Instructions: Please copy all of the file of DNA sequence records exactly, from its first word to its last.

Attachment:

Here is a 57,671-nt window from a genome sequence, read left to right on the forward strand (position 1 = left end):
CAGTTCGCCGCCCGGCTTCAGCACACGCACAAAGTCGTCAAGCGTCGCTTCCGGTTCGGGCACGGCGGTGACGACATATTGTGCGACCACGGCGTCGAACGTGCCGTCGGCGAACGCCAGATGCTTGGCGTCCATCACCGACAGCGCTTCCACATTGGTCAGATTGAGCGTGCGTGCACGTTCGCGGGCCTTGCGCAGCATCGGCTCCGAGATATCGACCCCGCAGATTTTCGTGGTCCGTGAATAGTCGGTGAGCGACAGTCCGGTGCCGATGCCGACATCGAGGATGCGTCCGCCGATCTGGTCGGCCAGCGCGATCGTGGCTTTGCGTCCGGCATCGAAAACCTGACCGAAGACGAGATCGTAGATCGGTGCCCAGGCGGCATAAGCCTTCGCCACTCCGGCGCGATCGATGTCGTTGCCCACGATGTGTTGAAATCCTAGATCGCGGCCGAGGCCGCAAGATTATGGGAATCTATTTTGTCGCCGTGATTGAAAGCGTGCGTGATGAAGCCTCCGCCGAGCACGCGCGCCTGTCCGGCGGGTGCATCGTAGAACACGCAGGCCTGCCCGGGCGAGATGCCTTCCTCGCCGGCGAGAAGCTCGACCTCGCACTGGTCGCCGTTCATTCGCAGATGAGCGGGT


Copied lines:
Here is a 57,671-nt window from a genome sequence, read left to right on the forward strand (position 1 = left end):
CAGTTCGCCGCCCGGCTTCAGCACACGCACAAAGTCGTCAAGCGTCGCTTCCGGTTCGGGCACGGCGGTGACGACATATTGTGCGACCACGGCGTCGAACGTGCCGTCGGCGAACGCCAGATGCTTGGCGTCCATCACCGACAGCGCTTCCACATTGGTCAGATTGAGCGTGCGTGCACGTTCGCGGGCCTTGCGCAGCATCGGCTCCGAGATATCGACCCCGCAGATTTTCGTGGTCCGTGAATAGTCGGTGAGCGACAGTCCGGTGCCGATGCCGACATCGAGGATGCGTCCGCCGATCTGGTCGGCCAGCGCGATCGTGGCTTTGCGTCCGGCATCGAAAACCTGACCGAAGACGAGATCGTAGATCGGTGCCCAGGCGGCATAAGCCTTCGCCACTCCGGCGCGATCGATGTCGTTGCCCACGATGTGTTGAAATCCTAGATCGCGGCCGAGGCCGCAAGATTATGGGAATCTATTTTGTCGCCGTGATTGAAAGCGTGCGTGATGAAGCCTCCGCCGAGCACGCGCGCCTGTCCGGCGGGTGCATCGTAGAACACGCAGGCCTGCCCGGGCGAGATGCCTTCCTCGCCGGCGAGAAGCTCGACCTCGCACTGGTCGCCGTTCATTCGCAGATGAGCGGGT